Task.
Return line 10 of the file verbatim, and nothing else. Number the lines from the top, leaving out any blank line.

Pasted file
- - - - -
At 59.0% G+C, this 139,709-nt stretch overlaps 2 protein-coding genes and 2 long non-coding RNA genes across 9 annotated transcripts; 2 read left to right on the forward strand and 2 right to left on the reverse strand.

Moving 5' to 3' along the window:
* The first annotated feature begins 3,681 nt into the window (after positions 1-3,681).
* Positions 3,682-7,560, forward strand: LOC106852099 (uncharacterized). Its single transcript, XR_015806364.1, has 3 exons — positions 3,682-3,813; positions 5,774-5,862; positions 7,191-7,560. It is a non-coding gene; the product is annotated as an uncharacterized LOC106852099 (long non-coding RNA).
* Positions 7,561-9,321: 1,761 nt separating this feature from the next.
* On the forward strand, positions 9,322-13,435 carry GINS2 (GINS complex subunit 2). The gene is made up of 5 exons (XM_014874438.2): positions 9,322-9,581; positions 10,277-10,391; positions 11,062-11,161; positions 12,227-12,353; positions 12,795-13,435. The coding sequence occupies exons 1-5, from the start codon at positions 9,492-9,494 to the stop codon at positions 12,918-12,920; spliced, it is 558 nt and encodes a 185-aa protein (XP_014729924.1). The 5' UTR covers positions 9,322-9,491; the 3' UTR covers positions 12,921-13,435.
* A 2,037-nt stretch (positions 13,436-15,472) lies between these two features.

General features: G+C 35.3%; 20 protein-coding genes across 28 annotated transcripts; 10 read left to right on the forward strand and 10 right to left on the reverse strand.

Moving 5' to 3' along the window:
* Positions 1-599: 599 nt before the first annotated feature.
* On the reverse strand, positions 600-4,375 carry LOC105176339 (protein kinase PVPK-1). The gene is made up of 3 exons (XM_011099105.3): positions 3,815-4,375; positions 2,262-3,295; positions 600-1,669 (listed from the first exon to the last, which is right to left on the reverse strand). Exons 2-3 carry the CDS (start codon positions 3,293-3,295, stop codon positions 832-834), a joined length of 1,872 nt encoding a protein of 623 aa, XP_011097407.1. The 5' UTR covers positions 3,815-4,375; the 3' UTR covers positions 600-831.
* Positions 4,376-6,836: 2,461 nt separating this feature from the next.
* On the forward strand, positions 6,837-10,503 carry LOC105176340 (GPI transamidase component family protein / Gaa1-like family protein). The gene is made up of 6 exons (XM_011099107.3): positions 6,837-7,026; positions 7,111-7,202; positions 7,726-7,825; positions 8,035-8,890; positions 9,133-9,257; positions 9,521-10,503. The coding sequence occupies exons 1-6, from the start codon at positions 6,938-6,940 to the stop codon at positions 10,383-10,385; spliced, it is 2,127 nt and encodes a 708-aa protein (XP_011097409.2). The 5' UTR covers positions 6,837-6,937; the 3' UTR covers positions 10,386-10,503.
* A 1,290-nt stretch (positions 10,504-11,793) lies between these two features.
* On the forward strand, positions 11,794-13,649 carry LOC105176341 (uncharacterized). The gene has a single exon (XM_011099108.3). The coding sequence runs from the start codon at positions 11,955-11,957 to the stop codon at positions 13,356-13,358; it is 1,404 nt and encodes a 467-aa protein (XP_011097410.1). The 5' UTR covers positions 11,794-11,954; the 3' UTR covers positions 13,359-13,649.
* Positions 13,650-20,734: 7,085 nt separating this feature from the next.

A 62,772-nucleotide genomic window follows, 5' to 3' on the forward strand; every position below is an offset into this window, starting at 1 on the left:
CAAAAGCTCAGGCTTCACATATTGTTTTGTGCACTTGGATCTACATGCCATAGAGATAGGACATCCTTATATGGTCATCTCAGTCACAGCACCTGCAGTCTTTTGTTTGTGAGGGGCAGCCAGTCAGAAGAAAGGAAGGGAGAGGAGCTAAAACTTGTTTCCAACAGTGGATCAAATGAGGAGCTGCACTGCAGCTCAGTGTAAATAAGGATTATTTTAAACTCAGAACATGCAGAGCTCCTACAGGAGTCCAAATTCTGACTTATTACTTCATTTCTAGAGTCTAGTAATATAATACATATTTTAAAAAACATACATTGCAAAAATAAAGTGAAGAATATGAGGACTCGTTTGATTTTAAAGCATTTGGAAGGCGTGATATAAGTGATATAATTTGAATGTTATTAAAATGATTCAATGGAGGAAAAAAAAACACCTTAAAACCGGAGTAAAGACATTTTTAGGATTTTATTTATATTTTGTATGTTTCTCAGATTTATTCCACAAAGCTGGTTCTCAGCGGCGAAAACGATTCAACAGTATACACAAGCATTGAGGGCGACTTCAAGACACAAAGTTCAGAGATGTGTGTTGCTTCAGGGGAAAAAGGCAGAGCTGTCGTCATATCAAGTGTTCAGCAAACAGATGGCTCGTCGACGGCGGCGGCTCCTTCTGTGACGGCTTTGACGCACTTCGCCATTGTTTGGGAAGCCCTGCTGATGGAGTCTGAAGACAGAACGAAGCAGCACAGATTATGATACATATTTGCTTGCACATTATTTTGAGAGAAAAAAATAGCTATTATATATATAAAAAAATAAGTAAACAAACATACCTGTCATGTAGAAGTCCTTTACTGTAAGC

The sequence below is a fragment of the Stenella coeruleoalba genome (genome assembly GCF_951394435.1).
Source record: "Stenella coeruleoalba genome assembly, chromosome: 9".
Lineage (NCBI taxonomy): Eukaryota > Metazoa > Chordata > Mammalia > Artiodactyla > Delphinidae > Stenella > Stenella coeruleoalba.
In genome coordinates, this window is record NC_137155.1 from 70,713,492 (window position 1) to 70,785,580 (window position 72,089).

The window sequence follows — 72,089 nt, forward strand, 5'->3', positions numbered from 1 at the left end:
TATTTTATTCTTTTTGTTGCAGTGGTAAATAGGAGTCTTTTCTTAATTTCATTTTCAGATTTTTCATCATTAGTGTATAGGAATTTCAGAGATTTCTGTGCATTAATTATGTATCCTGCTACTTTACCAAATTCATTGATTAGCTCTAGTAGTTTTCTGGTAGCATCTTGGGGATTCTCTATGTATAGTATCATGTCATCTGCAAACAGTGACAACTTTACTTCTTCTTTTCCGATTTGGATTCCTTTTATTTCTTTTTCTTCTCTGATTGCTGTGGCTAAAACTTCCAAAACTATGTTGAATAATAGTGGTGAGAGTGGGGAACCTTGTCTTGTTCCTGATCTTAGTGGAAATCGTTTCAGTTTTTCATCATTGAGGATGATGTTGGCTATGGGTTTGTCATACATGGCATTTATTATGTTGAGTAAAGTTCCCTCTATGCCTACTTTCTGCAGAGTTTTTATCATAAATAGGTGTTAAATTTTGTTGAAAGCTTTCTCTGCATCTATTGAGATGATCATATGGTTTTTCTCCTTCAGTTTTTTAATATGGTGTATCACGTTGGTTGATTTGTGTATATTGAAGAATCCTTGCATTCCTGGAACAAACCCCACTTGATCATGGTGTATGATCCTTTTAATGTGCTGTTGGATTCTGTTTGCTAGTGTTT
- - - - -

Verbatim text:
* Positions 1-599: 599 nt before the first annotated feature.